Industry: Residential real estate
Trend: Naples could lead the recovery.
Key: A rebound in the residential real estate will help boost buyer confidence.
By the numbers: Click here to review sales data for the Naples real estate market.
If you think Realtors are an optimistic bunch, then Lawrence Yun is their Optimist in Chief.
Yun, chief economist for the National Association of Realtors, told a group of Naples real estate agents recently that existing-home prices here could rise 15% this year.
“It would not surprise me,” he told the group.
Yun calls the Naples area a “wild-card” market that could surprise with a bigger-than-expected price increase. Yun ticks off the reasons for his forecast:
• Favorable Baby Boomer demographics
• The recovery in the stock market
• Improved economic conditions nationally
• An influx of foreign buyers taking advantage of a weak dollar.
What's more, home prices fell more steeply in Naples than they should have, he says.
There's evidence Yun's forecast may be accurate. The median price of an existing single-family home jumped 13% in Naples in 2010 compared with 2009, according to the Naples Area Board of Realtors.
Naples was the only metro area in Florida ranked among the top 20 areas in the country with the highest rate of annual house-price appreciation in 2010. Naples ranked 13th highest in the nation with a 1.9% increase in 2010 compared with 2009, measured by the Federal Housing Finance Agency using mortgage data. The federal government's mortgage data may actually understate the rise in home prices in Naples because a majority of homebuyers here pay cash.
In the first nine months of 2010, Naples was the only metro area on the Gulf Coast that showed any annual house-price appreciation, according to FHFA data. (Cape Coral-Fort Myers joined Naples on that list in the fourth quarter, while Punta Gorda, Sarasota-Bradenton and the Tampa Bay area continued to show annual price declines).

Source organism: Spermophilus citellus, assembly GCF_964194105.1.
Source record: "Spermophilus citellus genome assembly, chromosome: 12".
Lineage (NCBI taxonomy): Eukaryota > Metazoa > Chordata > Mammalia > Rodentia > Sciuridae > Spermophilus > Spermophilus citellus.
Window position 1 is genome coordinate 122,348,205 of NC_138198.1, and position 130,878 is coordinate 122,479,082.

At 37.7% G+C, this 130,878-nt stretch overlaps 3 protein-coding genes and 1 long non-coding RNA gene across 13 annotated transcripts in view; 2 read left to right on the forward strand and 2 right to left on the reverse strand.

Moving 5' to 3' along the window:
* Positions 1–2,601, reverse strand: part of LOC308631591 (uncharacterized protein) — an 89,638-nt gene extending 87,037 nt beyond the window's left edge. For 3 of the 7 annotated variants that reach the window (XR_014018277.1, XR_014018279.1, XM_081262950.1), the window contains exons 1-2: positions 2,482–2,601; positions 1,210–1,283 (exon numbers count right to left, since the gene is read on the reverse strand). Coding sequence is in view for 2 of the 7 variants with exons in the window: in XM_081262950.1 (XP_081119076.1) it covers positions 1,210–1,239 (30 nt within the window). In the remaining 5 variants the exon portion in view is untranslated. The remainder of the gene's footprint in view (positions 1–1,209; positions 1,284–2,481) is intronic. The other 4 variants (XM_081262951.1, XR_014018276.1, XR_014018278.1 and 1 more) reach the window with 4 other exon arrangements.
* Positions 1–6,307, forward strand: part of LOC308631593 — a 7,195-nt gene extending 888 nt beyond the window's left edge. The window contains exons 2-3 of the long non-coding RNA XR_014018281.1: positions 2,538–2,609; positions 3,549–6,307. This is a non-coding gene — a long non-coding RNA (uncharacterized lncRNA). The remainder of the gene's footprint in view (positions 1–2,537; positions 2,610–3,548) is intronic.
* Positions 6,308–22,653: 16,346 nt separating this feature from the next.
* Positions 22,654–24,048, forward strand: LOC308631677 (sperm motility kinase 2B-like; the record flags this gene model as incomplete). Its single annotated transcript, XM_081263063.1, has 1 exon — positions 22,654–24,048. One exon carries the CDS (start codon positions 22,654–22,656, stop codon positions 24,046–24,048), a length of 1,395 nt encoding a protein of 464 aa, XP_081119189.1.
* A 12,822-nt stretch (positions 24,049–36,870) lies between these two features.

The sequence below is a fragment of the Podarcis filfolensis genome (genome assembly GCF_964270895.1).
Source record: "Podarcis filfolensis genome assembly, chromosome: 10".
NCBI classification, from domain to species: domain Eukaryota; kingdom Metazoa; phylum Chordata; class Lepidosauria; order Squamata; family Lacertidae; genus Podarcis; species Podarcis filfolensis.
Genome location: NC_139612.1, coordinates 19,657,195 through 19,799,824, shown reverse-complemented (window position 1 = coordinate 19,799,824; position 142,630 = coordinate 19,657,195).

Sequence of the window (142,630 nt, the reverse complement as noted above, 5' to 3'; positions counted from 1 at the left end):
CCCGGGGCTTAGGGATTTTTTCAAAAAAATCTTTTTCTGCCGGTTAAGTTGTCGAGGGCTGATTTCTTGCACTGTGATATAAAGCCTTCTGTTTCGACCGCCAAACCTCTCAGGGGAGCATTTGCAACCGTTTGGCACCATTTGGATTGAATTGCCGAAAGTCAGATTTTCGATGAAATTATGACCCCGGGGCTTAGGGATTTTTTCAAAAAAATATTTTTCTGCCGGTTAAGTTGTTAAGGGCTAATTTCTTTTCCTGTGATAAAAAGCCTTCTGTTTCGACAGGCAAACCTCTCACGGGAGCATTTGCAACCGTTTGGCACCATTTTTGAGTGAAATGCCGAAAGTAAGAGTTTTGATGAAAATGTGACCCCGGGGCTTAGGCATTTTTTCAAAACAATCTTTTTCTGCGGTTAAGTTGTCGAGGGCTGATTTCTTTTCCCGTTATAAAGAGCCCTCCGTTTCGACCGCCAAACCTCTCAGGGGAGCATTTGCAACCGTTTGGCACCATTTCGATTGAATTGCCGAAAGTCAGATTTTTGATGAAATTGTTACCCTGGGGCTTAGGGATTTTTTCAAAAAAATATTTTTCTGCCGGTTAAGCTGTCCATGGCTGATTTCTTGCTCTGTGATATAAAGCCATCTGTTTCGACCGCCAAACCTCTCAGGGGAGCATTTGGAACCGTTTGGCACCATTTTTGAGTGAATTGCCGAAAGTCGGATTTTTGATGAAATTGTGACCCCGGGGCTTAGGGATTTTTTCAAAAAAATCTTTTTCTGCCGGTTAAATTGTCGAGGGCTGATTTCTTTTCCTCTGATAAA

Of course, real estate agents in Naples paint a more nuanced picture of the situation, reflected by relative strength and weakness in various price ranges, neighborhoods and whether you're talking about single-family homes or condos. For example, the prices of single-family homes costing more than $2 million fell 5%, and condo prices fell 4% last year in Naples.
And there's plenty to worry about too, such as the unknown pipeline of foreclosures and people waiting for more favorable conditions to list. While more than 7,800 condos and single-family homes traded last year, those sales hardly made a dent in the inventory of homes for sale. At the current sales pace, there is still more than a year's supply of condos and single-family homes for sale.
But price stabilization in the existing-home market is attracting new-home builders and developers, a sure sign of market improvement. For example, Stock Development recently acquired foreclosed lots from banks in the desirable north Naples market where the median home price is $352,000.
Better than last year